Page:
|7.||Pentax K-S1||Y||stereo / mono||-||-||micro||2.0||-||-||-|
|8.||Pentax K-50||Y||mono / mono||-||-||micro||2.0||-||-||-|
|9.||Pentax K-500||Y||mono / mono||-||-||-||2.0||-||-||-|
|10.||Pentax K-3||Y||mono / mono||Y||Y||mini||3.0||-||-||-|
|11.||Pentax K-5 II||Y||stereo / mono||Y||-||mini||2.0||-||-||-|
|12.||Pentax K-5||Y||stereo / mono||Y||-||mini||2.0||-||-||-|
|13.||Sony HX95||-||stereo / mono||-||-||micro||2.0||Y||Y||Y|
|14.||Sony WX800||-||stereo / mono||-||-||micro||2.0||Y||Y||-|
|15.||Sony HX90V||-||stereo / mono||-||-||micro||2.0||Y||Y||-|
|16.||Sony HX400V||Y||stereo / mono||-||-||micro||2.0||Y||Y||-|
|17.||Sony A77||Y||stereo / mono||Y||-||mini||2.0||-||-||-|
It is notable that the K-30 has a hotshoe, while the HX99 does not. This socket makes it possible to easily attach optional accessories, such as an external flash gun.
The HX99 is a recent model that features in the current product line-up of Sony. In contrast, the K-30 has been discontinued (but can be found pre-owned on ebay). As a replacement in the same line of cameras, the K-30 was succeeded by the Pentax K-50. Further information on the two cameras (e.g. user guides, manuals), as well as related accessories, can be found on the official Pentax and Sony websites.
So what conclusions can be drawn? Which of the two cameras – the Pentax K-30 or the Sony HX99 – has the upper hand? Is one clearly better than the other? Below is a summary of the relative strengths of each of the two contestants.
Arguments in favor of the Pentax K-30:
- Better moiré control: Has an anti-alias filter to avoid artificial patterns to appear in images.
- Better image quality: Features bigger pixels on a larger sensor for higher quality imaging.
- Richer colors: The pixel size advantage translates into images with better, more accurate colors.
- More dynamic range: Larger pixels capture a wider spectrum of light and dark details.
- Better low-light sensitivity: Larger pixels means good image quality even under poor lighting.
- Brighter framing: Features an optical viewfinder for clear, lag-free composition.
- Faster shutter: Has higher mechanical shutter speed (1/6000s vs 1/2000s) to freeze action.
- More flexible: Can take a variety of interchangeable lenses, including specialty optics.
- Longer lasting: Can take more shots (410 versus 370) on a single battery charge.
- Better sealing: Is weather sealed to enable shooting in dusty or wet environments.
- Better lighting: Features a hotshoe and can thus hold and trigger an external flash gun.
- More heavily discounted: Has been available for much longer (launched in May 2012).
Reasons to prefer the Sony Cyber-shot DSC-HX99:
- Maximized detail: Lacks an anti-alias filter to exploit the sensor's full resolution potential.
- Better video: Provides higher definition movie capture (4K/30p vs 1080/30p).
- More framing info: Has an electronic viewfinder that displays shooting data.
- More flexible LCD: Has a tilting screen for odd-angle shots in landscape orientation.
- Fewer buttons to press: Has a touchscreen to facilitate handling and shooting adjustments.
- More selfie-friendly: Has an articulated screen that can be turned to be front-facing.
- Faster burst: Shoots at higher frequency (10 vs 6 flaps/sec) to capture the decisive moment.
- Ready to shoot: Comes with an integrated lens, while the K-30 requires a separate lens.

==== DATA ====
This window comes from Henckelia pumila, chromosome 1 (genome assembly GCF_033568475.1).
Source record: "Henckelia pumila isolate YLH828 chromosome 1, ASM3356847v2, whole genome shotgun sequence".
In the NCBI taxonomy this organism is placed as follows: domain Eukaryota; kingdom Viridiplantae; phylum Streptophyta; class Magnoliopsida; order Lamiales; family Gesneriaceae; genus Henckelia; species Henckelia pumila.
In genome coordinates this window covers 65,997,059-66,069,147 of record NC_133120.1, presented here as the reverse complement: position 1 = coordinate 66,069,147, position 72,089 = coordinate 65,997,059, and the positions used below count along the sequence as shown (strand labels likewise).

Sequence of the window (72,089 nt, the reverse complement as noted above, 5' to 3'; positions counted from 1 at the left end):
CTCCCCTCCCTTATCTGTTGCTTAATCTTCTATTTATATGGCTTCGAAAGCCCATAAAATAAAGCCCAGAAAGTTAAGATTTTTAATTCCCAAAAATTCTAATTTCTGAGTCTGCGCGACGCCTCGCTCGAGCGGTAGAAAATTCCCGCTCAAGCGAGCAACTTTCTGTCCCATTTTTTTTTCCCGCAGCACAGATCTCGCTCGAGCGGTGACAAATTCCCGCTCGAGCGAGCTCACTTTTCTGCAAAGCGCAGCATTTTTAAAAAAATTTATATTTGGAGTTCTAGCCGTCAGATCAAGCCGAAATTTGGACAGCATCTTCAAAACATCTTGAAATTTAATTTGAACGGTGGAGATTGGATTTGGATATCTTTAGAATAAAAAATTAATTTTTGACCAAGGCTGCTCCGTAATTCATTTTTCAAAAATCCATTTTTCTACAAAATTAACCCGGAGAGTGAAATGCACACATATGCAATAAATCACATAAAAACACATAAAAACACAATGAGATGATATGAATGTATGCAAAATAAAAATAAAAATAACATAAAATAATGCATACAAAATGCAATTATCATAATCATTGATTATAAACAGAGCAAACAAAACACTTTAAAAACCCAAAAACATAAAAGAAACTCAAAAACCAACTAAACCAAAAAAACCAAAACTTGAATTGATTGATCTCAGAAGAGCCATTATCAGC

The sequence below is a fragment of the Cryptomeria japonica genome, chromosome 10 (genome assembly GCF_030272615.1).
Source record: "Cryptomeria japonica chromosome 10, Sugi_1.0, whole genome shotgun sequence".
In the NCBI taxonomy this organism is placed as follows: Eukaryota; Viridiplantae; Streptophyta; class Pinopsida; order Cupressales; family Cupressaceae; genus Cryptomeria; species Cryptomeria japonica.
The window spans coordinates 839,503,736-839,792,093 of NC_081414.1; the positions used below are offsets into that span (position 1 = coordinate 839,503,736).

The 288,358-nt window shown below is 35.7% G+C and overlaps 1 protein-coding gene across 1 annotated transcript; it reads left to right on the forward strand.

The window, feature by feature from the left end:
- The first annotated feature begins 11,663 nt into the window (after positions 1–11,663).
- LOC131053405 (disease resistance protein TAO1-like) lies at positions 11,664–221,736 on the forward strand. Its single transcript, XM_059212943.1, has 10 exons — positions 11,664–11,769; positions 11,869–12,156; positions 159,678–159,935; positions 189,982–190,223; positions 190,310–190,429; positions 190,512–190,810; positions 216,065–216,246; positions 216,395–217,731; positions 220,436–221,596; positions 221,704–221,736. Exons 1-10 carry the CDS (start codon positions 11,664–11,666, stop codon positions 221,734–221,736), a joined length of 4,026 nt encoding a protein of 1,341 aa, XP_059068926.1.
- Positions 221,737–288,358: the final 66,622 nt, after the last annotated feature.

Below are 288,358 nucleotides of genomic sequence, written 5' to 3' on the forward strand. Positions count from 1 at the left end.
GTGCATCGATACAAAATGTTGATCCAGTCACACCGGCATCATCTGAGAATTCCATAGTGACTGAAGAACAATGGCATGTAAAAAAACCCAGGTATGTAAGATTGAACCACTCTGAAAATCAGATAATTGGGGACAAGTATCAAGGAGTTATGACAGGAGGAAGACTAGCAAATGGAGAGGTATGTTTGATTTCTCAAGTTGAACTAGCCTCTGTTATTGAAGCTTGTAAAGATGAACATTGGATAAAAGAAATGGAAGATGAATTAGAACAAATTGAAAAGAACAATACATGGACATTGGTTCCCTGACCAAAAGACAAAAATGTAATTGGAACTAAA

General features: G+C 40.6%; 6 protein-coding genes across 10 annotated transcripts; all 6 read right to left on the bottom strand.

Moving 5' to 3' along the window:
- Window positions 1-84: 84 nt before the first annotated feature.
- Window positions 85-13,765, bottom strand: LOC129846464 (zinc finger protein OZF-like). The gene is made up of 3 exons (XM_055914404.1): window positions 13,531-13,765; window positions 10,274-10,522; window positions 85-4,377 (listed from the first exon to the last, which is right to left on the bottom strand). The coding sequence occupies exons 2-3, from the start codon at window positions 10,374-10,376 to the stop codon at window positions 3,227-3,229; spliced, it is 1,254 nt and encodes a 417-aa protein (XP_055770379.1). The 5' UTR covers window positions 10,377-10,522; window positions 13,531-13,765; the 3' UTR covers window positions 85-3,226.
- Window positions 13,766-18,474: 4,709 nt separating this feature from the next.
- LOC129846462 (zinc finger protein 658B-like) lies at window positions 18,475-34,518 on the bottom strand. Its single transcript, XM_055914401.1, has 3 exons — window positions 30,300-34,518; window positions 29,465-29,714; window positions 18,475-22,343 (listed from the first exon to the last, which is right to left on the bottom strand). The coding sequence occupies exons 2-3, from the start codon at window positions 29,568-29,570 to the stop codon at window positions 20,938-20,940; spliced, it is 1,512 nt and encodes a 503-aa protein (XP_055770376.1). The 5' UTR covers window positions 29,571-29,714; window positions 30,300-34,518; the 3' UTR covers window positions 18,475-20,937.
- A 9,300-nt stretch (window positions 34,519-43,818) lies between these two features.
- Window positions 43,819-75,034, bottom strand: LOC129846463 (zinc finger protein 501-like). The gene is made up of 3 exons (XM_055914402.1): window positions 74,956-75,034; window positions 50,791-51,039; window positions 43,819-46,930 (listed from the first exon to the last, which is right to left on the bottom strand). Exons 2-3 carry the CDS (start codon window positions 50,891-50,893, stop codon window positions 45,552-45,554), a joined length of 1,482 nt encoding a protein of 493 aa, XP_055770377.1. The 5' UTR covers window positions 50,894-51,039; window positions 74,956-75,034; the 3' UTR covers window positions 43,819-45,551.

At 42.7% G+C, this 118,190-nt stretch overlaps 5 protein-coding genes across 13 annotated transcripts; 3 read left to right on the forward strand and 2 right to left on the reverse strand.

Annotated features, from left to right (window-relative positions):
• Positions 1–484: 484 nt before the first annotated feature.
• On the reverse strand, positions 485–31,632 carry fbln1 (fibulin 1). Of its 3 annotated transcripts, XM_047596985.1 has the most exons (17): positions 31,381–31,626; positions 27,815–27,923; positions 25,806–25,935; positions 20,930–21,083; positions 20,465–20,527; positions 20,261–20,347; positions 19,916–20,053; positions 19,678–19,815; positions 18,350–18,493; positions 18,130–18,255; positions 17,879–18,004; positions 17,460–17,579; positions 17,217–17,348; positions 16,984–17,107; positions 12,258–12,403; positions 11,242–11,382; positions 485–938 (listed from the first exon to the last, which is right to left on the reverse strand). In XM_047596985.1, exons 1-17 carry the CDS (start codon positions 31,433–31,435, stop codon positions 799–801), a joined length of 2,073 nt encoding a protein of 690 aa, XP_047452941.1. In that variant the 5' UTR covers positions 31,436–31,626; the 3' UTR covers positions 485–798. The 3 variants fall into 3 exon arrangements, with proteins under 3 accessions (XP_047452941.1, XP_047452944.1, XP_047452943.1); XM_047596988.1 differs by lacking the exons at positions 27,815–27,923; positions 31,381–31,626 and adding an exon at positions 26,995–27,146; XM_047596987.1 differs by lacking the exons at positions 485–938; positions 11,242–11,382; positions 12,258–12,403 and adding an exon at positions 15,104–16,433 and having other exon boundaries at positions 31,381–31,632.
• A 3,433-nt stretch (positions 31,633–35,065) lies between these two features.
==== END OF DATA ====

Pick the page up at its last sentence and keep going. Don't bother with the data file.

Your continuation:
- More compact: Is smaller (102x58mm vs 130x97mm) and will fit more readily into a bag.
- Less heavy: Has a lower weight even though it has a lens built in (unlike the K-30).
- Easier travel charging: Can be conveniently charged via its USB port.
- Easier file upload: Has wifi built in for automatic backup or image transfer to the web.
- Easier device pairing: Supports NFC for fast wireless image transfer over short distances.
- Easier wireless transfer: Supports Bluetooth for image sharing without cables.
- Faster buffer clearing: Has an SD card interface that supports the UHS-I standard.
- More affordable: Was introduced at a lower price, despite coming with a built-in lens.
- More modern: Reflects 6 years and 3 months of technical progress since the K-30 launch.
If the count of relative strengths (bullet points above) is taken as a measure, the HX99 is the clear winner of the contest (17 : 12 points). However, the relative importance of the various individual camera aspects will vary according to personal preferences and needs, so that you might like to apply corresponding weights to the particular features before making a decision on a new camera. A professional wedding photographer will view the differences between cameras in a way that diverges from the perspective of a travel photog, and a person interested in cityscapes has distinct needs from a macro shooter. Hence, the decision which camera is best and worth buying is often a very personal one.
How about other alternatives? Do the specifications of the Pentax K-30 and the Sony HX99 place the cameras among the top in their class? Find out in the latest Best DSLR Camera and Best Superzoom Camera listings whether the two cameras rank among the cream of the crop.
In any case, while the comparison of the spec-sheets of cameras can offer a general idea of their imaging potential, it remains incomplete and does no justice, for example, to the way the K-30 or the HX99 perform in practice. User reviews that are available, for instance, at amazon can sometimes shed light on these issues, but such feedback is all too often partial, inconsistent, and inaccurate.